RIA Novosti and Vice

RIA Novosti correspondent Mikhail Turgiyev and a production team for Vice were pepper sprayed in their faces by police officers while working in Minneapolis. The incident occurred after members of the National Guard dispersed protesters. Guriev, together with the Vice crew, was allowed to stay at a gas station together with the owners and people who were helping them protect it.

Suddenly, a police van arrived at the scene and officers started firing rubber bullets. After the journalists showed their press cards, the shooting stopped and the police officers demanded that everyone enter the building. One of the officers pepper sprayed a Vice journalist, even though he showed his press card. The same happened to Mikhail Turgiyev.

'Black Lives Matter': Washington, DC in Flames as George Floyd Riots Rage on - Sputnik International
Washington, DC in Flames as George Floyd Riots Rage On


In some incidents, the protesters have been the heroes rather than the villains. This is what happened to photojournalist Ian Smith, who works for CBS-owned KDKA-TV. Smith was attacked by an angry mob of demonstrators, who stomped and kicked him and destroyed his camera. Another group of protesters noticed this and rushed to save the journalist. "I'm bruised and bloody but alive”, Smith wrote in a post on Twitter. “A group of protesters pulled me out and saved my life. Thank you!"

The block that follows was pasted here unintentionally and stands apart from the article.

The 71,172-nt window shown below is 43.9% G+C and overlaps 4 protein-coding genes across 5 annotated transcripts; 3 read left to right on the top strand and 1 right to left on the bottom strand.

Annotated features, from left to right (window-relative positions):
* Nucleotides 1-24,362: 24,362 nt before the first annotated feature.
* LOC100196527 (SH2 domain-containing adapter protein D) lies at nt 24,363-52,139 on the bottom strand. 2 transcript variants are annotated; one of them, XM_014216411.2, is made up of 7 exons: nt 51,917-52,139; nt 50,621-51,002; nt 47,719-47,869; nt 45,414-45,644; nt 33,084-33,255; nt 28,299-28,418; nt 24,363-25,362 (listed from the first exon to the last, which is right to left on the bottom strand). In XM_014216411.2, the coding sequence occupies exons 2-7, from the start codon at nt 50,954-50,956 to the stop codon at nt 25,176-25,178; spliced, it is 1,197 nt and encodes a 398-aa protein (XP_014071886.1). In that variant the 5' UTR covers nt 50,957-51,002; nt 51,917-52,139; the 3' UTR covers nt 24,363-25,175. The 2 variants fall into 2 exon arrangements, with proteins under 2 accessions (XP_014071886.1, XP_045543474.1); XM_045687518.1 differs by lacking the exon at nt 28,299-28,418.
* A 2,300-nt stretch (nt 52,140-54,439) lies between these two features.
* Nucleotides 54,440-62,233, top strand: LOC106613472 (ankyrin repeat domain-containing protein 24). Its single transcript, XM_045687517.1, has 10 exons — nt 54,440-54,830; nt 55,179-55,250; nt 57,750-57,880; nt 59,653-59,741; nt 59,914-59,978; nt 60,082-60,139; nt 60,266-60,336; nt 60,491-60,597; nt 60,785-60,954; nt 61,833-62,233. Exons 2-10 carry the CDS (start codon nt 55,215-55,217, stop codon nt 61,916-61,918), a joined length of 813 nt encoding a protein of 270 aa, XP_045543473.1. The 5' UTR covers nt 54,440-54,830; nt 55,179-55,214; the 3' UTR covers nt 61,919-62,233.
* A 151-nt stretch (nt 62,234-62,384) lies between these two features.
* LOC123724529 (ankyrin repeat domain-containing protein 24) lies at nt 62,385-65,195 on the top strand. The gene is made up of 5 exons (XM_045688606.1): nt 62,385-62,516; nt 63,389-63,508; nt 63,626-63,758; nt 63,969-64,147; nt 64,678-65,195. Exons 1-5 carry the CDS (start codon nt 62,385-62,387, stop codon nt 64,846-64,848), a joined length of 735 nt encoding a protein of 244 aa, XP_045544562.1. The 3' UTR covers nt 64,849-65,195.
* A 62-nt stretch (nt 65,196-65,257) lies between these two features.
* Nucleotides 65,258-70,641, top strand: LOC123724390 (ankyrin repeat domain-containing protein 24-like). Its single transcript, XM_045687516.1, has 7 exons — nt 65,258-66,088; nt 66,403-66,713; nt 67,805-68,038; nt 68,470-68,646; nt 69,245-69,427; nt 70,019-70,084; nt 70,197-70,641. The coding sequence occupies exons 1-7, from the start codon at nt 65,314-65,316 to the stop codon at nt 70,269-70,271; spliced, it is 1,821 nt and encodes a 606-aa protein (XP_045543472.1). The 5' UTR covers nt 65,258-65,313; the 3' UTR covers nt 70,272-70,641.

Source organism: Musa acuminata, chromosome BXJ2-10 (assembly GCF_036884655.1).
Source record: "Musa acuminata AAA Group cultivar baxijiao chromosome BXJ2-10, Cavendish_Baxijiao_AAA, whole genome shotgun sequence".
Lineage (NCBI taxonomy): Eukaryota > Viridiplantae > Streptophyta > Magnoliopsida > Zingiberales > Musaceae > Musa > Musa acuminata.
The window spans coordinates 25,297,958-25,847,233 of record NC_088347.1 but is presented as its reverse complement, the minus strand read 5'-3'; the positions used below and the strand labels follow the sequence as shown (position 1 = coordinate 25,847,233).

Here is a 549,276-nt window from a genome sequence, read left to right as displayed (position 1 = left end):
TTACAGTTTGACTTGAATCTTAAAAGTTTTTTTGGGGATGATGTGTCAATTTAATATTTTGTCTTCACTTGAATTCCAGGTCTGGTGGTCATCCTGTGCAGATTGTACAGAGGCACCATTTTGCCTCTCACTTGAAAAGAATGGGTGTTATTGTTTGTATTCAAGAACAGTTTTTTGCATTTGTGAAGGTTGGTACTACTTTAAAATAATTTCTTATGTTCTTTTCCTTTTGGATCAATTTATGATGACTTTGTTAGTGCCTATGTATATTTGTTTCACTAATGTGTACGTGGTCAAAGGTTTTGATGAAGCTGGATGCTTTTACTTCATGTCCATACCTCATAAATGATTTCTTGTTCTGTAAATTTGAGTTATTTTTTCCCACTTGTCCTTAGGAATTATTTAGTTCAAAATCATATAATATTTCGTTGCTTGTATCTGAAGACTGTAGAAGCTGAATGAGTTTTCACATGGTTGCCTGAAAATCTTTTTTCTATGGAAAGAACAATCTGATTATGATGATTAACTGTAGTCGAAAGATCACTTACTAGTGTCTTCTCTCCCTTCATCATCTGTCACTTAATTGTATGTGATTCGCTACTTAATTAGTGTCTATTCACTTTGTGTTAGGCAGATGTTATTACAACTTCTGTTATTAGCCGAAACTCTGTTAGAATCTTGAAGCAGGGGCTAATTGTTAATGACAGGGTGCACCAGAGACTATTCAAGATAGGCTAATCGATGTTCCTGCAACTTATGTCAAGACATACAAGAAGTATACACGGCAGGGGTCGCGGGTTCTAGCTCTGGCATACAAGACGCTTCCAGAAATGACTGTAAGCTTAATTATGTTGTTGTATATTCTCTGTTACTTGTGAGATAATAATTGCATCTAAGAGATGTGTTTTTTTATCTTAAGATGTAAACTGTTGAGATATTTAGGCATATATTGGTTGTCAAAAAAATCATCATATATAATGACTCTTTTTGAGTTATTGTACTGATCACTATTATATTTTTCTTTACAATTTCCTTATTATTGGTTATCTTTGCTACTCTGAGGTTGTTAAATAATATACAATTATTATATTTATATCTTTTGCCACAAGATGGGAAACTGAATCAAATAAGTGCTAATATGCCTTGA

Independent Journalist and NBC

Photographer and author Linda Tirado was left permanently blind in her left eye after she was hit by a rubber bullet, which she said blew her eyeball up.

​NBC social media journalist Micah Grimes was luckier. Grimes said he and his aide were “intentionally” shot by State Patrol or the National Guard with a canister containing green powder. The journalist said that after the shot, the police officer taunted him, appearing to suggest he would do it again.

Arrests of CNN and Channel 9 Journalists

CNN correspondent Omar Jimenez was reporting live in Minneapolis in an area where a police station was burnt by protesters when he and his team were arrested by law enforcement for not following police orders. The officers instructed Jimenez and his team to move to another area.

"We can move back to where you'd like here. We are live on the air at the moment”, the correspondent told the officers. The next moment, an officer told Jimenez he was under arrest. His arrest was broadcast live. CNN called the incident "a clear violation" of the First Amendment that protects freedom of speech. Later, all members of the CNN crew were released. Minnesota Governor Tim Waltz apologised for the incident, which he called "unacceptable".

​Journalist Tim Arvier and his team from Australia's Channel 9 were detained at gunpoint by police officers in the middle of the protests. The team was driving through Minneapolis when they heard gunfire and were then approached by police officers, who forced everyone out of the car, searched, and handcuffed them. After the police learnt that they were journalists, they released them. “While they were a bit aggressive and confrontational at the start, it’s how nervous they are after what has happened over the last few nights”, Arvier said.